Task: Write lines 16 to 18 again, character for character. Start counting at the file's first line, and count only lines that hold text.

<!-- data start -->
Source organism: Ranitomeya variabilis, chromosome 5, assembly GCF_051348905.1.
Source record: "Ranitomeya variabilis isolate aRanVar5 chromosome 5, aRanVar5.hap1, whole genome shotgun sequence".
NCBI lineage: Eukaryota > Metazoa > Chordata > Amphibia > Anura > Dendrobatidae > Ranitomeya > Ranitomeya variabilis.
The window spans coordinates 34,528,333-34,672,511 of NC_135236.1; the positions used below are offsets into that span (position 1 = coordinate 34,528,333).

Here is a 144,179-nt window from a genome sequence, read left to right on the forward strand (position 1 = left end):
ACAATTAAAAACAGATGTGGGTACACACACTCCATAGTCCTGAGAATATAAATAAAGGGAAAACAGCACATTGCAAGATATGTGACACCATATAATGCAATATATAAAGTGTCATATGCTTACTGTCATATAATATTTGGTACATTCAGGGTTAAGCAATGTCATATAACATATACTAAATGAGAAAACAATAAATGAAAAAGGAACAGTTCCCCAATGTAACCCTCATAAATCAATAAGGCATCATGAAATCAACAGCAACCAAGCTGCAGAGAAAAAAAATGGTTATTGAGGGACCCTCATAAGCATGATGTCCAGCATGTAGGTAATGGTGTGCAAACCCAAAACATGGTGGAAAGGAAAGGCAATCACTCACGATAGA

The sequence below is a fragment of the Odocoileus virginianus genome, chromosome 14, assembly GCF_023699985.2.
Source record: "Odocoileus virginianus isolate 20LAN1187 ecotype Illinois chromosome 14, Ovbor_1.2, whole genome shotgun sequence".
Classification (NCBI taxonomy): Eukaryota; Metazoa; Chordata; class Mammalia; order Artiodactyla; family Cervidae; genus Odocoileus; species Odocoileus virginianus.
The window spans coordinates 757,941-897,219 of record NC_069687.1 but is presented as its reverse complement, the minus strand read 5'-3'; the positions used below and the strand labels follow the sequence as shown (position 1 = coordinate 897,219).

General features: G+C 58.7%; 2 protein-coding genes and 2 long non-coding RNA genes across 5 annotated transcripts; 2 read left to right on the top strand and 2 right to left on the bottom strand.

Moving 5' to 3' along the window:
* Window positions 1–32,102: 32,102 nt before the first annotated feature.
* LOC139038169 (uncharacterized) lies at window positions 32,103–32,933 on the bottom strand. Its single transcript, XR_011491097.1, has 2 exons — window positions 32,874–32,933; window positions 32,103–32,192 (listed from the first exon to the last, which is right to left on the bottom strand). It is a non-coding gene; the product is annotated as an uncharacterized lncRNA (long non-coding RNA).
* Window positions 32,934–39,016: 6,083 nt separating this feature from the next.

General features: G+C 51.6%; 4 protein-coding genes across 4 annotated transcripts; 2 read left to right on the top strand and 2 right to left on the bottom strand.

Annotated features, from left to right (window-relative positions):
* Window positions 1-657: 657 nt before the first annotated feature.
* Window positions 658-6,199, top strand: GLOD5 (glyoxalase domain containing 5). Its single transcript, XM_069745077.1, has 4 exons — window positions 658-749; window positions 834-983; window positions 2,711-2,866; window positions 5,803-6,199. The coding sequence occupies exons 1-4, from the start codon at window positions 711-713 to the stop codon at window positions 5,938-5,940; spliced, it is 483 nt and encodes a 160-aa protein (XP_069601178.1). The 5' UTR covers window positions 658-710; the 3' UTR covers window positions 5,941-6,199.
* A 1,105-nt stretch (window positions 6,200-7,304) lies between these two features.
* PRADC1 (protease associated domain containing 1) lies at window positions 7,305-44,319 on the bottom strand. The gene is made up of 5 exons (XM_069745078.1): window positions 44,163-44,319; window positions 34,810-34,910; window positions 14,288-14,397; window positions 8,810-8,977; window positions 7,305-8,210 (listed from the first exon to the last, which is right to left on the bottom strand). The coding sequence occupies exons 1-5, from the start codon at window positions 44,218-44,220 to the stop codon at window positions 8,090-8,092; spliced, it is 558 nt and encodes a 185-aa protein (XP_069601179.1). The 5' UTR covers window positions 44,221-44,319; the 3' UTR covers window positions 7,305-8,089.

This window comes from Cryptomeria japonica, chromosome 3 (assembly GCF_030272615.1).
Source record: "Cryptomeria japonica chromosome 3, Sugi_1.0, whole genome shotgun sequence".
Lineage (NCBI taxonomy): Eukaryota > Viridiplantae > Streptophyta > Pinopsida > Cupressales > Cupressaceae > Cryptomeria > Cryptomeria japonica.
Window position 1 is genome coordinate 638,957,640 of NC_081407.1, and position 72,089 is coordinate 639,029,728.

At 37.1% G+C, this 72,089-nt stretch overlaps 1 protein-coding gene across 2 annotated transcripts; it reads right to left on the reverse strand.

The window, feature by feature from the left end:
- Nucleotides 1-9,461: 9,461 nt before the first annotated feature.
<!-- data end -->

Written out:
General features: G+C 51.6%; 4 protein-coding genes across 4 annotated transcripts; 2 read left to right on the top strand and 2 right to left on the bottom strand.

Annotated features, from left to right (window-relative positions):
* Window positions 1-657: 657 nt before the first annotated feature.